By Larry Wigge
It was almost like lightning striking the arena. Everything stopped. Less than half a minute had passed. The crowd was just settling in.
The puck was bouncing and Sidney Crosby couldn't handle it at his own blue line. It popped into the air. That Little Ball of Hate Brad Marchand stepped in and control the puck for a split-second with his glove. Then, he set it down and was off ... on a breakaway.
He said he could feel a little tugging as he went to shoot -- from Pittsburgh defenseman Matt Niskanen. But ... he shot nonetheless just missing Tomas Vokoun's glove hand for a 1-0 lead in Game 2 of the Eastern Conference finals.
"A bit of a lucky play. I think the puck kind of bounced on Sid there and went up in the air," said Marchand. "I just came through and knocked it down. ..."
Marchand said he couldn't even hear the Consol Energy Center crowd booing him as he sped down the ice.
"You don't hear that stuff," Marchand continued. "You're just so focused on what's happening."
When things had settled down, the Bruins were already up 3-0. But, after Brandon Sutter scored for Pittsburgh with 33.2 seconds remaining in the first period ... Marchand struck once again 8.1 seconds left on a high rising slap shot that beat Marc-Andre Fleury over his glove.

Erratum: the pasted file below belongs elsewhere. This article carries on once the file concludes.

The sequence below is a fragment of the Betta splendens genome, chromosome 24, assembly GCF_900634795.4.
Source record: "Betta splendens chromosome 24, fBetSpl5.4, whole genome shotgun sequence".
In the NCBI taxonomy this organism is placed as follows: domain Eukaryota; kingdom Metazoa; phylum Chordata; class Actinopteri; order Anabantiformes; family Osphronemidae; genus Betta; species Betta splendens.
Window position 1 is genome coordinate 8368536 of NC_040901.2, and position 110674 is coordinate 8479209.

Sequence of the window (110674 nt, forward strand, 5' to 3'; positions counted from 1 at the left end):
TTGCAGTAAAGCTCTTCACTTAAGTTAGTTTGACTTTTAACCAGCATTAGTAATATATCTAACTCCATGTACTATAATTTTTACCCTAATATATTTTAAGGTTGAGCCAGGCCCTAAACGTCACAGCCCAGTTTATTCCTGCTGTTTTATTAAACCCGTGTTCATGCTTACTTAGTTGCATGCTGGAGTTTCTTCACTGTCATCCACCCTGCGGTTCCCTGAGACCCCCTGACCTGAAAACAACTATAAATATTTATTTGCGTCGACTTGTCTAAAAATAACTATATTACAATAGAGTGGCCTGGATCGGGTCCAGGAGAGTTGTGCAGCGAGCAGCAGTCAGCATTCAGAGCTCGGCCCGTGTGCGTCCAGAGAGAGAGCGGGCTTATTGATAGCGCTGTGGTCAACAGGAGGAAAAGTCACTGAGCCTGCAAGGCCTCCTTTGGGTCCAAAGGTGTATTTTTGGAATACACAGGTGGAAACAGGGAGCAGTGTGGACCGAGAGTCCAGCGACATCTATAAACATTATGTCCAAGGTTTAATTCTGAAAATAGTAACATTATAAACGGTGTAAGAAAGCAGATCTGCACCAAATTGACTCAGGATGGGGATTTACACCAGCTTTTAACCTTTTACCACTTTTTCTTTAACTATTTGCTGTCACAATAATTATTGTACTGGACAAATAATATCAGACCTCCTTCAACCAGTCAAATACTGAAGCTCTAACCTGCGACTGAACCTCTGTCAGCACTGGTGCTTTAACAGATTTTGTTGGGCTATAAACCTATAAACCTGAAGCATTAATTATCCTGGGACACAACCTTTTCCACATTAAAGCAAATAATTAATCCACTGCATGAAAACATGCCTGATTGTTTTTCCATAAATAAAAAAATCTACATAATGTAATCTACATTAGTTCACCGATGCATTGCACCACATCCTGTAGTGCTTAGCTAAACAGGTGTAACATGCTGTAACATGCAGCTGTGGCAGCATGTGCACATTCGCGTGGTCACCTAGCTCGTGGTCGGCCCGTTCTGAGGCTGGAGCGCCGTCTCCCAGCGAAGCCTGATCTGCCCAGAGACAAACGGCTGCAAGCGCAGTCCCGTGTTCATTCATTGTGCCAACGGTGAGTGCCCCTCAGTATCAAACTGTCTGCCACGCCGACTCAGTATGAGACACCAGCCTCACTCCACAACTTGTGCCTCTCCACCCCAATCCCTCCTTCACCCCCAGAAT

The 5-9, 183-pound from Halifax, N.S., struck for a team-leading 18 goals and 18 assists in 45 game (his career high is actually 28 goals in 2011-12, but that came in 76 games). He's been even better in the playoffs -- striking four goals and seven assists in 14 games. He is one of just 11 players in NHL history to have scored 2-or-more goals in a Stanley Cup Final game 7.
Marchand set a record for playoff goals by a Boston rookie and tied Jeremy Roenick for the second-most in NHL history, 11, during the Cup run. They're three shy of Dino Ciccarelli, who scored 14 goals for the Minnesota North Stars in 1981.
Skating, shooting, stickhandling, checking, signing ... even at 11 he wanted to be the whole package.
But ... try as he might ... he had to first harness his temper.
A funny thing happened as the Bruins were visiting the White House after they won the Stanley Cup in 2011.
Barack Obama asked Marchand, "What's up with that nickname, man?"
"The play doesn't end with the whistle," Marchand replied, with a toothy smile.